The Low-Growing Perennial Herb That Blocks Out Weeds Around Zinnias

Zinnias are like the shazam flowers of summertime, as growing and caring for them is pretty simple. Sprinkle the seeds where you'd like them to grow, give them a good watering for a couple of days, and shazam, these zesty flowers shoot up quickly to catch every ounce of sunlight and heat they can get. Zinnias are a flowering hummingbird favorite that can be grown from seed and are best suited for USDA zones 3 through 10. Because they can spring up to heights of 4 feet, the ground around them may get a little unkempt as competitive weeds attempt to grow in the spaces underneath the blooms' tall heads. If this has ever been an issue for you, a great companion plant to grow under your zinnias to block out those weeds is creeping thyme.

Creeping thyme (Thymus praecox) is a mediterranean ground cover perennial that grows best in the dry soil of USDA zones 4 through 9. Besides suppressing weeds, it also attracts bees and butterflies, which enhances zinnia pollination. There are around 350 different species of thyme that belong to the mint family. Unlike common thyme, creeping thyme is not known for its flavor-enhancing qualities in cooking. Instead, it's known for its benefits when gardening and landscaping. 

Weed-suppressing creeping thyme

Creeping thyme makes a wonderful addition to the spaces around zinnia beds, as well as on the edges of garden boxes, borders, and rocks. It can also be used to fill in areas of bare ground. The plant has fuzzy leaves and only grows to be 3 to 6 inches high, focusing its energy along the ground. Herbs like creeping thyme make great drought-resistant grass alternatives for your yard. Creeping thyme works great with zinnias because they both get excited over full sunlight and prefer well-draining soil. Zinnias are taller and creeping thyme likes to lay low. It can get messy if both companion plants are similar heights as they would have to compete for space, so choosing these two plants helps you avoid those issues.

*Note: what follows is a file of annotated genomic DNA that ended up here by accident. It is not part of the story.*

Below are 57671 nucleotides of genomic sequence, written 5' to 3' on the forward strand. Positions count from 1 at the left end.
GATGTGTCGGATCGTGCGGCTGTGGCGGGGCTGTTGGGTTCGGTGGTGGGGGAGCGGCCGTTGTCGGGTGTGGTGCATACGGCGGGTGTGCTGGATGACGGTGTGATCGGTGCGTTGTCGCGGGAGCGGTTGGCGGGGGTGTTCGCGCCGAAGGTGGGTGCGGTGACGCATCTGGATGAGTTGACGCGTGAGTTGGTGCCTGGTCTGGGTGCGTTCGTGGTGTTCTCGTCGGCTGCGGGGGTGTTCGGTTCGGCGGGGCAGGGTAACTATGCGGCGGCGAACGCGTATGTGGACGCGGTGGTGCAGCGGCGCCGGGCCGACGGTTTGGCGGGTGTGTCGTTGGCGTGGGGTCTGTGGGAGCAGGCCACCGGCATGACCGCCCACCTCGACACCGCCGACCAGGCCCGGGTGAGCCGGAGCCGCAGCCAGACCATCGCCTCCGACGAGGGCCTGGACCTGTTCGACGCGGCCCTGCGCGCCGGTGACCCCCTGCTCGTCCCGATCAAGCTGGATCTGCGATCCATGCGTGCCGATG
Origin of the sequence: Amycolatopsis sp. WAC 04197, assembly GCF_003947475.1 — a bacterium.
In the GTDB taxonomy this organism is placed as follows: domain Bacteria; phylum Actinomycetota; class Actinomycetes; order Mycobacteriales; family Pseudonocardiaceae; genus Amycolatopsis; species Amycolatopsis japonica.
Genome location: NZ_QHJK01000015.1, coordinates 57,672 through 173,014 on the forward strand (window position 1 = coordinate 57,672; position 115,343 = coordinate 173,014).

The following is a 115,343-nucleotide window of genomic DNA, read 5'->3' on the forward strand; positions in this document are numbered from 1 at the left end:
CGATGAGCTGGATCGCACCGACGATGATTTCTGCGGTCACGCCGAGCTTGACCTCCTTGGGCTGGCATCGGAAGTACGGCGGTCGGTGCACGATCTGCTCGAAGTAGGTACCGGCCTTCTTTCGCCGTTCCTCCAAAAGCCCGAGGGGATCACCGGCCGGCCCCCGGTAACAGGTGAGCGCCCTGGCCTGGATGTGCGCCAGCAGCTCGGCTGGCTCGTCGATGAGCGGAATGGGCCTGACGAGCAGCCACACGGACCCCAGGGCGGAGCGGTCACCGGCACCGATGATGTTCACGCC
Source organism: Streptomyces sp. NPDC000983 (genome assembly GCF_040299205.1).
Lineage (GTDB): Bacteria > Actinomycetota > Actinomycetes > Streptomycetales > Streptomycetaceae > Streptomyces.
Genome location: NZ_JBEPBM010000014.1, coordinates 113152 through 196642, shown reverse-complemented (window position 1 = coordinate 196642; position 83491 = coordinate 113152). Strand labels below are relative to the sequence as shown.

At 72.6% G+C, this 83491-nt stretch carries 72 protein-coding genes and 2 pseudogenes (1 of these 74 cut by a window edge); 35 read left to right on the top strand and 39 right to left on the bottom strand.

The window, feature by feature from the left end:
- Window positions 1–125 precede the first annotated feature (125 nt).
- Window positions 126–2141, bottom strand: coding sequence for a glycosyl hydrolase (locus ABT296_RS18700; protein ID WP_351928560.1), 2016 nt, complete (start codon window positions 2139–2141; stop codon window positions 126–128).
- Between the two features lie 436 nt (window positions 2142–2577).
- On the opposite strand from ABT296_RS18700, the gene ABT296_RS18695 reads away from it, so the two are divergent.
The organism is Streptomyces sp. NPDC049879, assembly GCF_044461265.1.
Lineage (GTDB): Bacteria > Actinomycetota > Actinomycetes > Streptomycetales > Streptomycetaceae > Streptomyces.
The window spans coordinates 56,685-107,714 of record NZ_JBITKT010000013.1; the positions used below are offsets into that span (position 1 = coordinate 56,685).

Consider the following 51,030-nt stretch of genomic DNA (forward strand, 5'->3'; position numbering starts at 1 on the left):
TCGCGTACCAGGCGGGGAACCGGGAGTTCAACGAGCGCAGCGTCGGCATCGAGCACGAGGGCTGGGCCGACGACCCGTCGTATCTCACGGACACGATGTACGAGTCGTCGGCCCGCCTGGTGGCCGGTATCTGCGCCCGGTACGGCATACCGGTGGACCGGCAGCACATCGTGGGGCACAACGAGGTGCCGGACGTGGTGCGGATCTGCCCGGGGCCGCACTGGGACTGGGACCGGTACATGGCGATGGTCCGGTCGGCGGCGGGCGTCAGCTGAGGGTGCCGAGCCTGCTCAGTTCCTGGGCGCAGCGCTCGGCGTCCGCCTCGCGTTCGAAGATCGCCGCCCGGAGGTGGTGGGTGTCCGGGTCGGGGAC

One of the best benefits of planting creeping thyme alongside zinnias is that as the ground cover grows, it creates a low matted network that blocks weeds from being able to grow. Thyme acts as a natural blanket around the flowers. Furthermore, if left alone, weeds can bring diseases and pests that can stifle the zinnias' growth or even kill them. By simply growing this easy-to-care-for herb, you'll effectively keep pesky weeds at bay, leading to a thriving flower garden.

How to plant zinnias and creeping thyme together

To successfully grow creeping thyme, start it from seed indoors eight weeks before the last frost, then transplant the seedlings into the garden in late spring, placing them 10 to 12 inches apart. Because the perennial creeping thyme takes about a year to establish and start to spread, you may want to plant this herb one year before growing your annual zinnias. Keep in mind that in the first year, thyme needs to stay moist to build a strong root system. It can be watered as often as every day if the temperature is extremely hot. Once the thyme has been established, you can add the zinnias in the spring after any chance of frost has passed.

It is important, however, not to overwater both of these plants, as too much moisture can cause fungal diseases like root rot for thyme and powdery mildew for zinnias. They both prefer being dry over soggy. Establishing creeping thyme eliminates watering worries because the thick tangle becomes a layer of protection that helps the ground retain moisture and stay cooler in the heat of summer. Imagine a garden that works for you. With creeping thyme doing the weed elimination around your zinnias, there's less weeding to do, giving you more time to enjoy your healthy flowers.